The Australian Information and Privacy Commissioner, Timothy Pilgrim, stated in a media release that: “It’s encouraging to see that Australians are alert to privacy risks. But we need to convert awareness into action, and use the options already available to us to protect our personal information.”

For individuals seeking to protect their private information, the best advice is to regularly update your software as RMIT associate professor Mark Gregory explains: 

Associate professor Mark Gregory

“It’s about updating systems to the latest revisions, patching those operating systems and doing the updates overnight. Doing backups on a daily basis. Most of the operating systems have got three or more tools built into them to allow for people to do backups, and of course ensuring that there’s anti-virus, anti-malware, anti-ransomware. But of course, the problem is that people need to pay for that and a lot of people are not.”


Universities can have hundreds of desktops, and it is the job and responsibility of respective IT security departments to keep their computers up to date and secure from malicious threats. Last year the university of Calgary in Canada was hit by a ransomware attack that crippled windows machines on the campus. Similarly, to the Europe hack the ransomware demanded payment in bitcoins so as to make it difficult for authorities to track. The university ended up paying around AU$15,000 to restore their data.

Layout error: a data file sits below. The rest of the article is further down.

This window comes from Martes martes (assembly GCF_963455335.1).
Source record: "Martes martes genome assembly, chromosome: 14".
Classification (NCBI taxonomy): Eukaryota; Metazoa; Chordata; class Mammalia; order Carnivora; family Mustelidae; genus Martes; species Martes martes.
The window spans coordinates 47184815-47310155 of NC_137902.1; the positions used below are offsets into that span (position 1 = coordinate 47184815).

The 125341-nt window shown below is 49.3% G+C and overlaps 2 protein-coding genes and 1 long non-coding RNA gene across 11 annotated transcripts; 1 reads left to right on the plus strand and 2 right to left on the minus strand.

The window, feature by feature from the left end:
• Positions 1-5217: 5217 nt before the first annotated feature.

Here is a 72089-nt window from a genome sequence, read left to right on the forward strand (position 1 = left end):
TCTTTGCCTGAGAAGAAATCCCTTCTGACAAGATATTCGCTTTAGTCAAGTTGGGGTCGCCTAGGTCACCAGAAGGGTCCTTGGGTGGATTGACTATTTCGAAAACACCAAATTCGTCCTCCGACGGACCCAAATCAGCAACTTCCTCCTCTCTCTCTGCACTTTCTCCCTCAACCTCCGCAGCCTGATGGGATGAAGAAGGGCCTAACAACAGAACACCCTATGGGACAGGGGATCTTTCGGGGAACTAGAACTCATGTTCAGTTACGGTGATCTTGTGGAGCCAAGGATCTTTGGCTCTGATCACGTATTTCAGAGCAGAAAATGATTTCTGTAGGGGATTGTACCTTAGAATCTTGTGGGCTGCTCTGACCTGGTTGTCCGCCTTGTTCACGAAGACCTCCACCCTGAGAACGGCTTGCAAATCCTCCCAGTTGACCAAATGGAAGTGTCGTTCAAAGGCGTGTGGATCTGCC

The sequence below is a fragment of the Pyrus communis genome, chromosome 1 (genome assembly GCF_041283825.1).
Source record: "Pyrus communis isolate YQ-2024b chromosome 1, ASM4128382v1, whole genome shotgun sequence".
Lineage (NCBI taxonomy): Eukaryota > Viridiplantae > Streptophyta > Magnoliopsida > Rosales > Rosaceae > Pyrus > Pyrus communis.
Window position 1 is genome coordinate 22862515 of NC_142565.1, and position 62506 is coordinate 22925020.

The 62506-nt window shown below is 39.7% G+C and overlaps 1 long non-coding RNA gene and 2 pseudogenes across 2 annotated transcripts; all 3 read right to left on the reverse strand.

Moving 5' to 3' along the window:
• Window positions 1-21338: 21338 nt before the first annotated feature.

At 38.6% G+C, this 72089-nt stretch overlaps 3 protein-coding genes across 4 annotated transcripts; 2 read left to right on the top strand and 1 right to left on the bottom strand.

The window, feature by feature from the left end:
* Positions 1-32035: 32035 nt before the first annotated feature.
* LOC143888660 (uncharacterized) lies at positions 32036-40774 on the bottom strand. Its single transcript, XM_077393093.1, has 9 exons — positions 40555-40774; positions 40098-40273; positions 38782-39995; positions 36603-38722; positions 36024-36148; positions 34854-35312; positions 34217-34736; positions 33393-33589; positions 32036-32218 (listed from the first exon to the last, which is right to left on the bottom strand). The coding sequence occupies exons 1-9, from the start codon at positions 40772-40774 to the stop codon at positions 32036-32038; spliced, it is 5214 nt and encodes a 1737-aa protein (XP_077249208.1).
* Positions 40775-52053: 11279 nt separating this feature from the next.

While experts warn that payment would encourage further blackmail the university proved to be a lucrative target.

Last year security firm SentinalOne revealed that 44 universities in the UK were hit by ransomware attacks.

As attacks on universities become more common, IT security personal must be on guard to protect the files of teachers and students. This is the job of Deakin university’s IT security manager Darren Mckemmish. 

According to Mr McKemmish successful defense against encryptions like the one that spread across Europe means patching your desktops. The only reason Deakin didn’t fall victim to the hack was because of the IT security team.

“Every desktop gets patched within a couple of weeks of Microsoft releasing patches,” he said.

However, this is not to say that Deakin is without attacks. Mr. Mckemmish told me that he gets at least two or three ransomware attacks each month and explained the process of dealing with them.

“We have a process in place for dealing with it, users recover the data from backup. We backup all our data and we also have snapshots of our file stories so we can generally go back. You might lose an hour work but that’s it.”

Another Melbourne university, RMIT, said it had taken action as soon as it heard about the European ransomware attack.  It said: “IT Services were alerted to the potential attack on Friday evening and immediately took preventive action. Over the weekend, ITS patched all servers which might be vulnerable and configured firewall and anti-virus software to block any traffic related to this threat.”

But to protect your own files you must patch your computers, Mr Mckemmish is a firm believer that education in how to patch computers and what to look out for was one of the best weapons we have against cyber crime. For full details listen to the interview with Mr McKemmish below.